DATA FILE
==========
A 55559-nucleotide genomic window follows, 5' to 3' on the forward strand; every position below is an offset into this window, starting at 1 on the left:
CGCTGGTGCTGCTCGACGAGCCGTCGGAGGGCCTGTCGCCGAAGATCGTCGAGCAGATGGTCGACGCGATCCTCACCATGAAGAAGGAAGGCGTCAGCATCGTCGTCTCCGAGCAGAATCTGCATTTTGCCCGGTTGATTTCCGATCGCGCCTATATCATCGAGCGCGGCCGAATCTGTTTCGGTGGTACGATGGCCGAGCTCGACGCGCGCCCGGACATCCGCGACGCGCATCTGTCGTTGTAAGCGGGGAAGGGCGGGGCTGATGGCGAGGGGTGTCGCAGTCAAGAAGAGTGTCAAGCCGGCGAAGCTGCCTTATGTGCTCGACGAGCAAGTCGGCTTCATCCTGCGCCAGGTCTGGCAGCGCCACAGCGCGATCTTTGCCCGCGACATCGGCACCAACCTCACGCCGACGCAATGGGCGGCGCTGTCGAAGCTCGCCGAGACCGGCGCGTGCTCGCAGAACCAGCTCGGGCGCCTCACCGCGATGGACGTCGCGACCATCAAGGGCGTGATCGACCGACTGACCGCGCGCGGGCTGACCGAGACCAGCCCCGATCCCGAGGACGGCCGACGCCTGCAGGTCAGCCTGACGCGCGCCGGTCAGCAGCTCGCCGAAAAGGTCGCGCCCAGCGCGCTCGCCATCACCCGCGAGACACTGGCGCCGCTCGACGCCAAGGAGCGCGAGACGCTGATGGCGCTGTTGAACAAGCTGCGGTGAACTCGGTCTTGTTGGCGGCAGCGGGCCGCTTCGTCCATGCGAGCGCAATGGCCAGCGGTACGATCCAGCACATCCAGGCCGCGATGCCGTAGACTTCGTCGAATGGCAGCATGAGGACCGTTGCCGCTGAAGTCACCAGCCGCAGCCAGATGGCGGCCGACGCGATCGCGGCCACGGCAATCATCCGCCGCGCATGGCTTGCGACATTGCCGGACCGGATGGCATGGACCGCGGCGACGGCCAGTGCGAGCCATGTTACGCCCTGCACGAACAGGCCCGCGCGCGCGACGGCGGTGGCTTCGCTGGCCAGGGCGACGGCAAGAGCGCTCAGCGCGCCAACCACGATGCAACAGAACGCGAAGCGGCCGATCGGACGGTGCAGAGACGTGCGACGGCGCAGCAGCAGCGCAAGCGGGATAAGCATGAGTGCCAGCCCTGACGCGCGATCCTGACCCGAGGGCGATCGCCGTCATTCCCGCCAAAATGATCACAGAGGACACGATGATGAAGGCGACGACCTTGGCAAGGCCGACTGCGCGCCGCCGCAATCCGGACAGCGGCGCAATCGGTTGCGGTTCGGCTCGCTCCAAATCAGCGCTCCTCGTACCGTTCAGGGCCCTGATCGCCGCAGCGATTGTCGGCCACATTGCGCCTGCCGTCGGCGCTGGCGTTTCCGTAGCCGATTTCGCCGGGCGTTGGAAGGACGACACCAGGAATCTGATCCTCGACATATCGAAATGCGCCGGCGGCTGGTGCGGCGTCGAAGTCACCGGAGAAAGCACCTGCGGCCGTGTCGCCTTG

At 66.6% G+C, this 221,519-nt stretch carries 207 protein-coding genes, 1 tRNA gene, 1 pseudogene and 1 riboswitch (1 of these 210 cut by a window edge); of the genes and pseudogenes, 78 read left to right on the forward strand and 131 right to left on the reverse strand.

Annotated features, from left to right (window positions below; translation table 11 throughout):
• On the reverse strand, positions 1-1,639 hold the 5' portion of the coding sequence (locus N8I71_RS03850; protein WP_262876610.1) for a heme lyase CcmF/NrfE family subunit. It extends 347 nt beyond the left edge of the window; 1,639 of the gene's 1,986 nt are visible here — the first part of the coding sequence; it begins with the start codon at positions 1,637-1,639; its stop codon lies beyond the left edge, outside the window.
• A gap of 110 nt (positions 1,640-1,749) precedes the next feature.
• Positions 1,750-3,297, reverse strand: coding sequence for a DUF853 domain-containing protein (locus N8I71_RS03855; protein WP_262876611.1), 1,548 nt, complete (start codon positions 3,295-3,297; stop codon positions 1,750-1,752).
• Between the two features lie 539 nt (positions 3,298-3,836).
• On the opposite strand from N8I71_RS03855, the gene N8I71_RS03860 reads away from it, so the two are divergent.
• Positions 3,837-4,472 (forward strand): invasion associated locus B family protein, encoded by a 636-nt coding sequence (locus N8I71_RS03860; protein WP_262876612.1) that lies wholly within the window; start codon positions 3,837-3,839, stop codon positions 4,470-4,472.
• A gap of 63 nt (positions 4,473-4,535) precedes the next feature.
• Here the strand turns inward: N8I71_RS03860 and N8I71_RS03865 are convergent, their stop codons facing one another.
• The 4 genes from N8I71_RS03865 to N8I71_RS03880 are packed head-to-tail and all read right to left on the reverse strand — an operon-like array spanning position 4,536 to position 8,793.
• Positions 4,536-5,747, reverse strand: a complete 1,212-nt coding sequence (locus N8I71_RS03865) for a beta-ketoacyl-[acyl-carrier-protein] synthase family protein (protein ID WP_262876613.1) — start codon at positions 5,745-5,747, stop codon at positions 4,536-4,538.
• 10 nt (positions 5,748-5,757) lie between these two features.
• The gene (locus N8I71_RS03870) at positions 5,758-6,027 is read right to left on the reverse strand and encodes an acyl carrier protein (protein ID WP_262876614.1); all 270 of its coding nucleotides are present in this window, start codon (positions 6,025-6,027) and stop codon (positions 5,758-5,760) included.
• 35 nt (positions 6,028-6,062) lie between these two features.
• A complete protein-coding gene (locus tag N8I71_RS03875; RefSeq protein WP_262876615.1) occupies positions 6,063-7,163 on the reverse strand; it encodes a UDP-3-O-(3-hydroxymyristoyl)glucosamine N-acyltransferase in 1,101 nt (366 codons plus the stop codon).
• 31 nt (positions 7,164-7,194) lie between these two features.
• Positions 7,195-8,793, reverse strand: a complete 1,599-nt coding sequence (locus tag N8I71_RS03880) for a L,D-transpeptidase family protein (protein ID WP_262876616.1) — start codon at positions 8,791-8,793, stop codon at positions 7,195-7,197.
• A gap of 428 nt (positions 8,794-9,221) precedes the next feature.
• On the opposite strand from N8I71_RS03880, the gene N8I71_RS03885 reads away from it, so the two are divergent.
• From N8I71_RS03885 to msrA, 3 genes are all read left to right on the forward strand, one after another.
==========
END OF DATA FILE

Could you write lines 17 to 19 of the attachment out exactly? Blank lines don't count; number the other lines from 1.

• 35 nt (positions 6,028-6,062) lie between these two features.
• A complete protein-coding gene (locus tag N8I71_RS03875; RefSeq protein WP_262876615.1) occupies positions 6,063-7,163 on the reverse strand; it encodes a UDP-3-O-(3-hydroxymyristoyl)glucosamine N-acyltransferase in 1,101 nt (366 codons plus the stop codon).
• 31 nt (positions 7,164-7,194) lie between these two features.